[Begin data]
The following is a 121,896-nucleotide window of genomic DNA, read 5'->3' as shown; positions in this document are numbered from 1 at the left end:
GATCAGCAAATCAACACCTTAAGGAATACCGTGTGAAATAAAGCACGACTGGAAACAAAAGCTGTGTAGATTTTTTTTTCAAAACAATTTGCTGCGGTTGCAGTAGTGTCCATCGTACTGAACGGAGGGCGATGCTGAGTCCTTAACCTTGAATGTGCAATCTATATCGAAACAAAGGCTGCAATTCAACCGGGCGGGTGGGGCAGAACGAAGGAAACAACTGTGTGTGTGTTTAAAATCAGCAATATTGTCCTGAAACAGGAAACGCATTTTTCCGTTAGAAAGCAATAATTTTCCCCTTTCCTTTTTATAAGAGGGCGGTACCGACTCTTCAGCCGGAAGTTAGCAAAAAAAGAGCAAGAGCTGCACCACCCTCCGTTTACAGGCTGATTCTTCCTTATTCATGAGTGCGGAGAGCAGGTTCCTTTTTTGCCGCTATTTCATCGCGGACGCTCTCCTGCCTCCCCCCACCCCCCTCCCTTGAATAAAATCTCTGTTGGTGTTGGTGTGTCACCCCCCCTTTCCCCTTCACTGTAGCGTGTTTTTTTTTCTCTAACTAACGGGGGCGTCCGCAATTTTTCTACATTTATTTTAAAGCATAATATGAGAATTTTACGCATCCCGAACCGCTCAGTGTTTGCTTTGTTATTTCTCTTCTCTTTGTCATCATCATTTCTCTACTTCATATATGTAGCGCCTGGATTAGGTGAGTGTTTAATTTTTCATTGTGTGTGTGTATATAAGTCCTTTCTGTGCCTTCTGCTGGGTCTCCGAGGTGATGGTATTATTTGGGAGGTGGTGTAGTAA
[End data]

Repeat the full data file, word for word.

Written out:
The following is a 121,896-nucleotide window of genomic DNA, read 5'->3' as shown; positions in this document are numbered from 1 at the left end:
GATCAGCAAATCAACACCTTAAGGAATACCGTGTGAAATAAAGCACGACTGGAAACAAAAGCTGTGTAGATTTTTTTTTCAAAACAATTTGCTGCGGTTGCAGTAGTGTCCATCGTACTGAACGGAGGGCGATGCTGAGTCCTTAACCTTGAATGTGCAATCTATATCGAAACAAAGGCTGCAATTCAACCGGGCGGGTGGGGCAGAACGAAGGAAACAACTGTGTGTGTGTTTAAAATCAGCAATATTGTCCTGAAACAGGAAACGCATTTTTCCGTTAGAAAGCAATAATTTTCCCCTTTCCTTTTTATAAGAGGGCGGTACCGACTCTTCAGCCGGAAGTTAGCAAAAAAAGAGCAAGAGCTGCACCACCCTCCGTTTACAGGCTGATTCTTCCTTATTCATGAGTGCGGAGAGCAGGTTCCTTTTTTGCCGCTATTTCATCGCGGACGCTCTCCTGCCTCCCCCCACCCCCCTCCCTTGAATAAAATCTCTGTTGGTGTTGGTGTGTCACCCCCCCTTTCCCCTTCACTGTAGCGTGTTTTTTTTTCTCTAACTAACGGGGGCGTCCGCAATTTTTCTACATTTATTTTAAAGCATAATATGAGAATTTTACGCATCCCGAACCGCTCAGTGTTTGCTTTGTTATTTCTCTTCTCTTTGTCATCATCATTTCTCTACTTCATATATGTAGCGCCTGGATTAGGTGAGTGTTTAATTTTTCATTGTGTGTGTGTATATAAGTCCTTTCTGTGCCTTCTGCTGGGTCTCCGAGGTGATGGTATTATTTGGGAGGTGGTGTAGTAA